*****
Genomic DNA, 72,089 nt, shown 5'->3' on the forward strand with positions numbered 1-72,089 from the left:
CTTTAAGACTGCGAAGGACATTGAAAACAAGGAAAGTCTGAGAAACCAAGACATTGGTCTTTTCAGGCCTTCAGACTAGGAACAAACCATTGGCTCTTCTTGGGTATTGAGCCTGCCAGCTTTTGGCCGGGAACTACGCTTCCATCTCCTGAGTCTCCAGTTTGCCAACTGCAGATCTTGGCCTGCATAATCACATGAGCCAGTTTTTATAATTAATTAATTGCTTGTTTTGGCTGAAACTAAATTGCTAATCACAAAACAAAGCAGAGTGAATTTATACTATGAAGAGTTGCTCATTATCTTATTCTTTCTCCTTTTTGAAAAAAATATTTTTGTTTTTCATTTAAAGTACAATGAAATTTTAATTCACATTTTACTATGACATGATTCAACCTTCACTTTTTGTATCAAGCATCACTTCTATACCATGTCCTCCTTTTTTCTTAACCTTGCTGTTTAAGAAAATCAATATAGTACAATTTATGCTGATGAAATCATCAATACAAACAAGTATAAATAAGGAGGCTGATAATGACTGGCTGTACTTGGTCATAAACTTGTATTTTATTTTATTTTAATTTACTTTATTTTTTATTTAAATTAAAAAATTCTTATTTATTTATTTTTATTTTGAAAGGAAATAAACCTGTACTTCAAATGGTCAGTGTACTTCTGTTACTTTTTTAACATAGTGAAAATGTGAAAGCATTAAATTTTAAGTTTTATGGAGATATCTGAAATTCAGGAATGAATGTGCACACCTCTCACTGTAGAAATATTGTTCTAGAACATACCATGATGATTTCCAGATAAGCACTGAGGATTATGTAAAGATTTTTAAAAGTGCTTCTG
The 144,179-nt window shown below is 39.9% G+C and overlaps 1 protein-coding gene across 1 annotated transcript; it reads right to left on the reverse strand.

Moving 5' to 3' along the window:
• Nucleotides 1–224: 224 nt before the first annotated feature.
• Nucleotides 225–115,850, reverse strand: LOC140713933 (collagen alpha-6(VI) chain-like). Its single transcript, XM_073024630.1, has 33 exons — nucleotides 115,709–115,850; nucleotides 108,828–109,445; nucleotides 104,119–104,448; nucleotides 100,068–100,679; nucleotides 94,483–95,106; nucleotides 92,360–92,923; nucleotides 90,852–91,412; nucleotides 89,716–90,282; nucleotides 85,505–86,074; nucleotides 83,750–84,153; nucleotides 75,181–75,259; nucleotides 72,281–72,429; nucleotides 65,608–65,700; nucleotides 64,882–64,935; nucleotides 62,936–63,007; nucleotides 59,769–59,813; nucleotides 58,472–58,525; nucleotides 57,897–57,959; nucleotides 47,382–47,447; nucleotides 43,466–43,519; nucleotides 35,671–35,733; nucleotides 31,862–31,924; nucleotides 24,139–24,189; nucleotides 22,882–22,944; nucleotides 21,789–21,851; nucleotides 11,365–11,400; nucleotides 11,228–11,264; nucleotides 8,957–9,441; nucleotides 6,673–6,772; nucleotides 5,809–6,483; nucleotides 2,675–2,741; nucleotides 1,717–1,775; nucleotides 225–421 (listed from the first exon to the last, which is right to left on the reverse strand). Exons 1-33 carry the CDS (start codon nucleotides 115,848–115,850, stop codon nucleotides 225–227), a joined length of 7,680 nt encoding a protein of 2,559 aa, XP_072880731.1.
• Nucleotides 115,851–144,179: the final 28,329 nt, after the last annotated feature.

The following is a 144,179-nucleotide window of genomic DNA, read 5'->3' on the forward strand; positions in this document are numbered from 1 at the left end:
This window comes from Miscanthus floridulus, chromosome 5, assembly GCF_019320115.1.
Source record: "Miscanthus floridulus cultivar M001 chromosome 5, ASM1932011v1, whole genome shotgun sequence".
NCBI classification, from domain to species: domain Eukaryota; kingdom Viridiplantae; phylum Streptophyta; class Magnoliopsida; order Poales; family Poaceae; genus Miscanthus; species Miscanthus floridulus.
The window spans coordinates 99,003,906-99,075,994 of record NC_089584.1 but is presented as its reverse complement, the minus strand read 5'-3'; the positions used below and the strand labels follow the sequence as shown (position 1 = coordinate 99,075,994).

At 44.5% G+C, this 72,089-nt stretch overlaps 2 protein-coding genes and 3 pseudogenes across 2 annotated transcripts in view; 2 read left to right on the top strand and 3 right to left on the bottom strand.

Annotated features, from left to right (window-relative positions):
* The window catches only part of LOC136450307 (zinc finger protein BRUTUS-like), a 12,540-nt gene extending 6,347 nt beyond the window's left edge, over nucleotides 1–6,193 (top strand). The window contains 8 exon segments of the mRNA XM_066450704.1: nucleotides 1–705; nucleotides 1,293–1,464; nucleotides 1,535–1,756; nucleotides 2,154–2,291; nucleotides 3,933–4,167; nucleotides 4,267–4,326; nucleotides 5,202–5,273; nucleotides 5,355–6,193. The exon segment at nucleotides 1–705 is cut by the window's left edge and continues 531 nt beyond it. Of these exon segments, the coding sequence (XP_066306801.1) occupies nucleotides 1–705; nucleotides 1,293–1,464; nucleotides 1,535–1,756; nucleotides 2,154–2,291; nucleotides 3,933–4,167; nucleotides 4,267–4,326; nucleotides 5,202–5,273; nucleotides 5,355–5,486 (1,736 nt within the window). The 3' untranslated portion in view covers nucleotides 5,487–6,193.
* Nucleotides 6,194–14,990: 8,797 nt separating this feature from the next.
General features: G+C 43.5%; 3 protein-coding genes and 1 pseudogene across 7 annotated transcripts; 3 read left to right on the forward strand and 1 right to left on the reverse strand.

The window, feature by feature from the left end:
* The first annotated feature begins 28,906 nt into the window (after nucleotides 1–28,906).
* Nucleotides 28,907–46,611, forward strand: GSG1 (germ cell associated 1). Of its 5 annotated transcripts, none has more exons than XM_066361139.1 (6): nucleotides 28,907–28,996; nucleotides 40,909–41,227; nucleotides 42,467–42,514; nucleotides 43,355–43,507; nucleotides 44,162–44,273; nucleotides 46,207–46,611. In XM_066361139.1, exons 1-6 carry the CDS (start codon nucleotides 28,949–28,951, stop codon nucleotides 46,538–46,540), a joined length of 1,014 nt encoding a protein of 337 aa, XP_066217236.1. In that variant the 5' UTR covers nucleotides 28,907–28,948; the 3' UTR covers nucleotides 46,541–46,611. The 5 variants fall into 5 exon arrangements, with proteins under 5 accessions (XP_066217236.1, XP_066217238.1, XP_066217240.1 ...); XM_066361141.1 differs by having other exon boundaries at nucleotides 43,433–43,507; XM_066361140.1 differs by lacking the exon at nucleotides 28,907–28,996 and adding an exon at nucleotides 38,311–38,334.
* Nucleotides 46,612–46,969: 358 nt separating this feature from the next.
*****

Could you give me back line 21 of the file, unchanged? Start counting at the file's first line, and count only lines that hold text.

* Nucleotides 46,612–46,969: 358 nt separating this feature from the next.